The drones can be ordered and controlled via GPS and mobile technology directly from smartphones. This enables the crew to find people in real time as their path adapts to changes in the user’s journey.
Direct Line first introduced its Fleetlight drones, which are designed to help provide lights for its customers who might be broken down in their cars on a dark road, last year.
Tuesday, 19 September
Toys R Us files for bankruptcy protection as its struggles continue
With three months to go until Christmas, Toys R Us has filed for bankruptcy protection in the US and Canada as the kid’s retailer struggles with huge debts, increased competition from the likes of Amazon and pressure from suppliers.
Toys R Us, which has 1,600 stores globally and employs more than 60,000 staff, claims its operations outside the US and Canada won’t be effected by the move. The proceedings are designed to give the struggling retailer time to sort out its finances and protect itself from creditors as it aims to fix debts that are believed to top nearly $4bn.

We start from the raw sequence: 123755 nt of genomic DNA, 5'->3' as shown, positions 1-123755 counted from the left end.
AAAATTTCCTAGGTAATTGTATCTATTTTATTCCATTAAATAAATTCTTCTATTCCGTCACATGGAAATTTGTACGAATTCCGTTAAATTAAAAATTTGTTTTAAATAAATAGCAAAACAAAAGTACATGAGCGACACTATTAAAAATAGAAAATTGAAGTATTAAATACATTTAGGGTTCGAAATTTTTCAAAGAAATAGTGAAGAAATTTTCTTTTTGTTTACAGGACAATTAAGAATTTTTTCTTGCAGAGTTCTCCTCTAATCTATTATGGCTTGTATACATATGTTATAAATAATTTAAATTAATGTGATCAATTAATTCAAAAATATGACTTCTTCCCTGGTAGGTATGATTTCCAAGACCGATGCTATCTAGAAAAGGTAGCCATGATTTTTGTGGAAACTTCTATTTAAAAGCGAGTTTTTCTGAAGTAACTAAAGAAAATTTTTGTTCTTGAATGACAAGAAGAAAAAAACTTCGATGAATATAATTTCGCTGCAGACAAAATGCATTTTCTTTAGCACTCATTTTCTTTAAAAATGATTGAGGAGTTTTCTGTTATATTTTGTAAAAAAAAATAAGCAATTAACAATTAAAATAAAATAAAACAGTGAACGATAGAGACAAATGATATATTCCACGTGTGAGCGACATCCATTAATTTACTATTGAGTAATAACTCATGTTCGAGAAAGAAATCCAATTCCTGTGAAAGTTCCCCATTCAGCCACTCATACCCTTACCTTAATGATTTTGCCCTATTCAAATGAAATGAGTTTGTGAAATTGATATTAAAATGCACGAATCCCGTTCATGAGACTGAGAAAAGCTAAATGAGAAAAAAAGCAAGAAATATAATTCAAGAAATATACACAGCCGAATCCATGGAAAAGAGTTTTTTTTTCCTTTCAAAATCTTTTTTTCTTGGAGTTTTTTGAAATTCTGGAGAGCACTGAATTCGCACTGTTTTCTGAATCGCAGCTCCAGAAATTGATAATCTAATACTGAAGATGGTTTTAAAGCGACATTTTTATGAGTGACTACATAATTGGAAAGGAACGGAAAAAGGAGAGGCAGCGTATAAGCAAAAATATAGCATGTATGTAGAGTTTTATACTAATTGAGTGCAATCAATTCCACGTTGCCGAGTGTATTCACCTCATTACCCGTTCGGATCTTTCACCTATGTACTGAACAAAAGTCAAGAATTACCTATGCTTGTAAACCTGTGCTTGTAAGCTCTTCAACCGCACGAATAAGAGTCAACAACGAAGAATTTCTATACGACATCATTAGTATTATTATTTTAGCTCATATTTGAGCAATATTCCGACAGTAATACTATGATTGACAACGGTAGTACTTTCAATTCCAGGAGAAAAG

Toys R Us, which is a equity-owned company, claims it has already received a commitment for more than $3bn in financing from a syndicate of lenders. Although this is subject to legal approval, it would markedly improve its financial health.
“While today’s decision does not necessarily mean it is game over for Toys R Us, it brings to a close a turbulent chapter in the iconic company’s history,” says Neil Saunders, managing director of GlobalData Retail.
Guinness goes to Compton, California for new ad campaign
Guinness has unveiled the latest chapter in its ‘Made of More’ advertising series, which has previously featured gay Welsh rugby star Gavin Thomas.
‘The Compton Cowboys’ ad, created by AMV BBDO, tells the story of a group of men from Compton, Los Angeles, who have stayed away from gang violence by instead choosing to save and care for horses.